The Man Who Wants to be Boss

VijayVijay

The rise of actor Vijay, perhaps the last of the political animals of Tamil cinema , and a challenge that fizzled out

There were fans aplenty, each more enthusiastic than the other. They whistled and garlanded and poured milk on the towering cut-outs of the baby-faced actor. That might be standard obeisance ritual in Tamil Nadu when a "star movie" releases but this was happening far away, across the border in Kerala, in a small town called Pala in Kottayam district. And the young men were as much in thrall of actor Vijay, as those in Coimbatore and Chennai. Dismissed as the most insipid of Tamil actors in his early days, the hysteria over Vijay is surprising even to veterans of the film industry. They know he sells but they don't know why.

Vijay has over 50 films under his belt, and is only the second Tamil actor after Rajinikanth to star in a film that grossed over Rs 100 crore Thuppakki (The Gun), a 2012 thriller in which he played an army officer, reportedly collected Rs 185 crore. The 39-year-old leads the pack of younger Tamil actors; his fee is around Rs 15 crore a film, and his fans lovingly call him ilaya thalapathi. More on the name later.

But what, perhaps, makes Vijay truly different in this crowded field his rivals include Ajith, Suriya, Vikram and Dhanush is that he could well be the last of the Tamil film stars to have a proclaimed interest in politics.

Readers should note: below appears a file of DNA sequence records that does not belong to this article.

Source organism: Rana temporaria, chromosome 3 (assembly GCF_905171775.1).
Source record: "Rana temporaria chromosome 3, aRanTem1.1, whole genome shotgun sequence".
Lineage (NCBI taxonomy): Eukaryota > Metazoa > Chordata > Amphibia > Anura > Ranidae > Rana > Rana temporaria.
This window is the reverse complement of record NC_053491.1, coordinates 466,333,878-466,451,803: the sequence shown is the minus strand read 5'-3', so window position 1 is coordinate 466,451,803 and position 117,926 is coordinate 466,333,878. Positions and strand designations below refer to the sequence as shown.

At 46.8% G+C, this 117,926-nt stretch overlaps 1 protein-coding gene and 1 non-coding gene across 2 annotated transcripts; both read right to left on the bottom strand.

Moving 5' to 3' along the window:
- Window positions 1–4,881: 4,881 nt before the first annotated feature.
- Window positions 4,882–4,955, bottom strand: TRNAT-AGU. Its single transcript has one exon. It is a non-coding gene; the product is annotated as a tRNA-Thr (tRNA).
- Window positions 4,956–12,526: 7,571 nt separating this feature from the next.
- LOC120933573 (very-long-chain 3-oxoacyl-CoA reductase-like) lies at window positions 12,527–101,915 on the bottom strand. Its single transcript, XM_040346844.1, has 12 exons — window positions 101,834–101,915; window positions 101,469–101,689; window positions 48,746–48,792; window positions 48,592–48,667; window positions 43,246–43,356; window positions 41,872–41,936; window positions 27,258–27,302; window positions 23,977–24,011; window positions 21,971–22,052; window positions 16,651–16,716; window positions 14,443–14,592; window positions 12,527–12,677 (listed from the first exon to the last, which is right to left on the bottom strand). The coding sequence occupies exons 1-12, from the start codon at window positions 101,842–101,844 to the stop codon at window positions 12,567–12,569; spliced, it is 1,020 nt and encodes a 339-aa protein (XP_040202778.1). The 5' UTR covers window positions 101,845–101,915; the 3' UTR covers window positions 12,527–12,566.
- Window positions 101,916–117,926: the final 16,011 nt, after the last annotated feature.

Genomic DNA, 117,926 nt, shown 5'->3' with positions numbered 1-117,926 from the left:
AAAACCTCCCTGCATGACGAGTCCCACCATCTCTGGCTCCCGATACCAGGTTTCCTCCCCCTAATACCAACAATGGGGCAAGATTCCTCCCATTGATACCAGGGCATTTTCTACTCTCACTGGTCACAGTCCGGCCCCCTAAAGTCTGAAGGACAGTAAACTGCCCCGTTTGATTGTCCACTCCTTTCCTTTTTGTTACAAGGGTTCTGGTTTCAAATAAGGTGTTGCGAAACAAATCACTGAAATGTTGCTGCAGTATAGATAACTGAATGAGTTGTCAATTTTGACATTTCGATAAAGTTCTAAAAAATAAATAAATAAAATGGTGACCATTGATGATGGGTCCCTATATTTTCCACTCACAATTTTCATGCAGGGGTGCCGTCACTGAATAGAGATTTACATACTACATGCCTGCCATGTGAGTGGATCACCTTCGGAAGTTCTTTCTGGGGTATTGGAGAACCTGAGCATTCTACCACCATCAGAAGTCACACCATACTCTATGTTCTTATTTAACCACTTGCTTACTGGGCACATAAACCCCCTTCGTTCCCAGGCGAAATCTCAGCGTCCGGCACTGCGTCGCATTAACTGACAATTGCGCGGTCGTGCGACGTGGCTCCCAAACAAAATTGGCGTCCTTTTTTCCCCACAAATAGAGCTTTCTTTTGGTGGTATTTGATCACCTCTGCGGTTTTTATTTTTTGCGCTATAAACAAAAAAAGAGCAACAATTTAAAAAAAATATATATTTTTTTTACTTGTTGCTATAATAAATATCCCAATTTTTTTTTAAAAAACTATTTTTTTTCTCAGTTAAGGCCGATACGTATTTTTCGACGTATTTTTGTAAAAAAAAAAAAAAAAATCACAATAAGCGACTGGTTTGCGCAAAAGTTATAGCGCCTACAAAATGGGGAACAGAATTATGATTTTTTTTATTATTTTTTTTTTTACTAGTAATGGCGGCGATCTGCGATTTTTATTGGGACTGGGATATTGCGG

In Tamil Nadu, cinema and politics have lived in a fertile symbiosis. Former chief minister and All India Anna Dravida Munnetra Kazhagam (AIADMK) founder MG Ramachandran played the do-gooder, the pro-poor vigilante and/or pro-social justice activist in his films. That image spilled out of the 70 mm screen and immensely helped the Dravida Munnetra Kazhagam (DMK) in the 1960s and, later, when launched the AIADMK. DMK president M Karunanidhi, who ruled the state as chief minister for five terms, is a noted scriptwriter and his works were a propaganda tool for the party. Together with MGR, he created some of the most popular films, from the 1940s to the 1960s, before the two fell out. Current chief minister J Jayalalithaa, an MGR protege, remains one of the most popular Tamil lead actors of all times. Opposition leader Vijayakanth was also an actor not so long ago.

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